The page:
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Review: Pleasure Unbound

Pleasure Unbound
Pleasure Unbound by Larissa Ione

My rating: 3 of 5 stars

Far more enjoyable than I expected it to be, but Felicia wasn't kidding. Pretty heavy on the sexy times. If you aren't put off by the second chapter though, continue on. The "story" (a detective mystery) was fairly obvious, and I won't drop spoilers, but had the nature of it figured out pretty quickly. But realistically, it was just an excuse for the setup and character development, and oh yeah, the sex, anyway.
I might read more in the series, and would recommend it to someone that wanted a quick read that didn't involve much critical thinking.

Oh, one thing. 600 years? Really? Talk about Hell on Earth. I can't handle being in the same space as someone else for more than 72hrs, I can't imagine what torture 600 years would be, no matter how exciting the sex and dreamy the partner...

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My history with XBMC

My first build out of a media server, some awful early version of ISS on Windows NT. I was trying to convince some guys that if they wanted to do a music streaming system, they should ignore RealPlayer and check out mp3 streaming. And then I started playing with NetShow and this activeX plugin called FutureSplash.

That stuff was crap. Be glad we've evolved. Early version of Windows Media Center was unsatisfying, so tried out this thing called XBMC. Then XBMC on Linux, then XBox as Media Extender, then we tried Boxee, I liked the syncing of watch activity. Then GoogleTV, but we had to use Plex to get local media.
So now I'm back to XBMC, on Raspberry Pi, with the storage server also doing the central database. Always back to XBMC, especially if I want to explore new ideas.

So now I'm popping activity to trait.tv and Google+ Activity automatically, the YouTube addon is broken in Frodo, and wasn't, at last check, updating activity on the YouTube account (I want it to). I was operating with GetGlue as backend metadata provider, but I got a bit irritated with them. Now that they've been purchased, I understand why they weren't enthusiastic about suggestions. Good luck to them, but I don't think you start off insisting people not only report activity, but broadcast it. The default assumption should always be "man and machine" first. 

Once I'm rendered digitally, THEN we can discuss how I might be selectively time shared and replicated and distributed.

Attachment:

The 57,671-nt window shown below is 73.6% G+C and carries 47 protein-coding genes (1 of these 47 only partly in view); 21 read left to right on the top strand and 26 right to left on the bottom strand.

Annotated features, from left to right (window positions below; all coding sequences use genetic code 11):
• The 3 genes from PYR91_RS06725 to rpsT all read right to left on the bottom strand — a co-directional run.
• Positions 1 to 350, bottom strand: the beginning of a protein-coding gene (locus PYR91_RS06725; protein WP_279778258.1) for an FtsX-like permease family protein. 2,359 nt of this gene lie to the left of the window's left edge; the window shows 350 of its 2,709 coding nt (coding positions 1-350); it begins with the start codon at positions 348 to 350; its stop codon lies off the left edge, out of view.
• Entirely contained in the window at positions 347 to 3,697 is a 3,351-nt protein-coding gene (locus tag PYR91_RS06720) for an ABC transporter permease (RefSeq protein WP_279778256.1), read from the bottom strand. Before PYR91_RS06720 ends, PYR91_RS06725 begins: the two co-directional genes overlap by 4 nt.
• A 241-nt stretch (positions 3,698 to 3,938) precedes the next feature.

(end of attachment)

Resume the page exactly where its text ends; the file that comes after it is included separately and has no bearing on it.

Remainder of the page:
It is interesting, to someone like me, to watch companies like Google, Facebook, Apple and Microsoft evolve. Did the founders vision imprint itself? What do they value? What is their eventual goal? Where do we see them, as entities, not five years out, but 100?

So yeah, 10yr anniversary XBMC. And to all those that have managed to cling on to their optimistic visions of humanity's future, toast!

When I've been digitally replicated, it will be important that my filters have been curated such that my forward projection is... True? Would I be comfortable with my replica after (what is the appropriate gender pronoun here, none are adequate) functional and distinct ten minutes out?


The Funk

So I'm watching Weed Country on Discovery Channel and I keep thinking of a comic book idea.

If S.H.I.E.L.D. kept Bruce in a room with a well supplied vaporizer, they'd have no problems at all.


Review: The Last Colony

The Last Colony
The Last Colony by John Scalzi

My rating: 3 of 5 stars

Enjoyed the read. It's quick and fairly painless, but I'd mapped out the entire storyline by the end of the first couple chapters, at least in broad strokes.

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Review: vN

vN by Madeline Ashby

My rating: 3 of 5 stars

This one deserves a rating with more flexibility. For concept I give it 4 of 5, for execution a 3 (and in parts a 2), and for the interview at the end, a 5.

It does an admirable job of pursuing the idea that an emergent intelligence may not operate by the same rules humans do. I'll likely add the next one to my list. I'd recommend it to anyone interested in AI or identity, but wouldn't recommend it universally.